News Release

Environmental Fallout of WTC Attack


Available for a very limited number of interviews, Gonzalez is author of the book Fallout: The Environmental Consequences of the World Trade Center Collapse, which came out in 2002. He co-hosts the program “Democracy Now!” and will be moderating a community forum this evening at St. Paul’s Church, near the site of the World Trade Center — “Affected but Neglected: The Impact of 9/11 on Community Health and A Call for Federal Action.”
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Geronimo is a co-founder of the Beyond Ground Zero Network, an advocacy organization working with low-income and immigrant communities suffering health effects from the World Trade Center disaster.
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Kupferman is the executive director of the New York Environmental Law & Justice Project, which has been disseminating information about the aftermath of 9/11 since just after the attacks. He said today: “Internal government memos we have acquired suggest that misrepresentation of the health effects of the 9/11 attacks directly led to serious long-term health problems for Ground Zero workers. Additionally, residents, students, and employees of Ground Zero area businesses were exposed to poisonous air toxins when they were allowed to re-enter the ‘red zone.’

“On October 5, 2001, the Chief of the Response and Prevention Branch for the EPA notified the N.Y. City Department of Health of its concern that Ground Zero workers were daily being exposed to a wide variety of hazardous dangers from three major sources including destroyed building material such as asbestos, on-site hazardous material storage such as refrigerants, and combustion products from smoldering debris. The EPA memo concludes with a recommendation for the DOH to implement and enforce health and safety procedures for Ground Zero workers. This document serves as further proof that EPA officials were aware of the severity of the danger at Ground Zero in contrast to their public statements at the time.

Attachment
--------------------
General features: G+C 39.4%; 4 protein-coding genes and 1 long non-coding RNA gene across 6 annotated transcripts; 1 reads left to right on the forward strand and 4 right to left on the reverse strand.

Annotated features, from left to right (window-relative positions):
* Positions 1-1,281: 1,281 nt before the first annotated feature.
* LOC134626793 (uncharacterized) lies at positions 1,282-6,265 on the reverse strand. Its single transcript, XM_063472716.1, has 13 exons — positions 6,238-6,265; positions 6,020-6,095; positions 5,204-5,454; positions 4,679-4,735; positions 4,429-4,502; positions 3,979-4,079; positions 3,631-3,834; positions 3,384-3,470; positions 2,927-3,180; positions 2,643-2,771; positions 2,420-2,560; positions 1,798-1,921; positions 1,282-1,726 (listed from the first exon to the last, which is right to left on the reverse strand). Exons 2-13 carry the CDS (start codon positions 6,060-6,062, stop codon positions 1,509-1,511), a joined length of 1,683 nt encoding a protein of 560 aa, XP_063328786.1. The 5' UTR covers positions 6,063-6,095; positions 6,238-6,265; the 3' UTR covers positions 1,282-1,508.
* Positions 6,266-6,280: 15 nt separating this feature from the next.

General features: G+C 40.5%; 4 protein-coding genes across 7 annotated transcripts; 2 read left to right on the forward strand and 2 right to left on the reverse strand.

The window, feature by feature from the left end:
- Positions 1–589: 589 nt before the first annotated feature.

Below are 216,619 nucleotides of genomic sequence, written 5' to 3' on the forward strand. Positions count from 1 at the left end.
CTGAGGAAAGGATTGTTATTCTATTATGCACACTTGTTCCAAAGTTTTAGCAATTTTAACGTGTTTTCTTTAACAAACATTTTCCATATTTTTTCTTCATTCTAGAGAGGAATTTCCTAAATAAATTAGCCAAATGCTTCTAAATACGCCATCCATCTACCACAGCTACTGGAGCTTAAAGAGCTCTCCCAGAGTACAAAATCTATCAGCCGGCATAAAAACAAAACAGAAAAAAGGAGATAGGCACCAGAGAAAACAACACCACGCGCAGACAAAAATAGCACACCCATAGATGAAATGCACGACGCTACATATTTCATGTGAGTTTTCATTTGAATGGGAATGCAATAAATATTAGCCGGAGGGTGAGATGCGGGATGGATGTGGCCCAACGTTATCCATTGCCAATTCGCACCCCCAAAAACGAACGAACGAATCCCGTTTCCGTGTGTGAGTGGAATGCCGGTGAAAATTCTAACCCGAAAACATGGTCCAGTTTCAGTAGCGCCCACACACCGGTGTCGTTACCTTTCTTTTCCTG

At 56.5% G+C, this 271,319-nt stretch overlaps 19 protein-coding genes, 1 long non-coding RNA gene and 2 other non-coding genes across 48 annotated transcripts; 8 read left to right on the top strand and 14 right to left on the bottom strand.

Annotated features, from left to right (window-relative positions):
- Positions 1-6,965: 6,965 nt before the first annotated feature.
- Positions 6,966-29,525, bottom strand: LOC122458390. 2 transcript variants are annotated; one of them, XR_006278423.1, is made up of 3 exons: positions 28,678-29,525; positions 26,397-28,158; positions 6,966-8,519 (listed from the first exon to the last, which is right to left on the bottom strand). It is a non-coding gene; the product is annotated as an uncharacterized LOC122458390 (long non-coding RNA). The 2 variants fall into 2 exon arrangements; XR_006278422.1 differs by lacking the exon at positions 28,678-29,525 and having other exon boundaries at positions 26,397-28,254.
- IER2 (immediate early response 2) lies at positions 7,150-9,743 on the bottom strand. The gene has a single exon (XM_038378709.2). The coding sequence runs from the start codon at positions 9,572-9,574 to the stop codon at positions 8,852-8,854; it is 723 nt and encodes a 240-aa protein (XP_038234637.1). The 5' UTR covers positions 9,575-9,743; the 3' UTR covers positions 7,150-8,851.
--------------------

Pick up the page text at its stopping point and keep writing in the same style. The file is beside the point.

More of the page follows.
“The New York Environmental Law & Justice Project, along with others, warned in 2001 that WTC site first responders were working under dangerous conditions and that allowing re-occupancy would place New Yorkers in imminent and substantial danger of adverse health effects. Yesterday’s Mt. Sinai study demonstrating that 70 percent of Ground Zero workers have experienced serious health effects confirms the fears of the New York Environmental Law & Justice Project. This begs the question, could provision of adequate equipment and training about how to avoid exposure have prevented the diseases and other consequences we see today?

“We are concerned that current air quality at Ground Zero and surrounding areas may continue to expose untold numbers of workers, residents, visitors, and students to unacceptable levels of hazardous air. FOIL and FOIA requests made by the Project to the DOH about current air quality data have been met with resistance.”

The New York Environmental Law & Justice Project, whose web page features relevant government documents, is co-counsel in the pending lawsuit, Benzman v. Christine T. Whitman and U.S. EPA, which seeks to hold the former U.S. EPA administrator personally responsible for falsely attesting to the safety of the Ground Zero air.
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For more information, contact at the Institute for Public Accuracy:
Sam Husseini, (202) 347-0020; or David Zupan, (541) 484-9167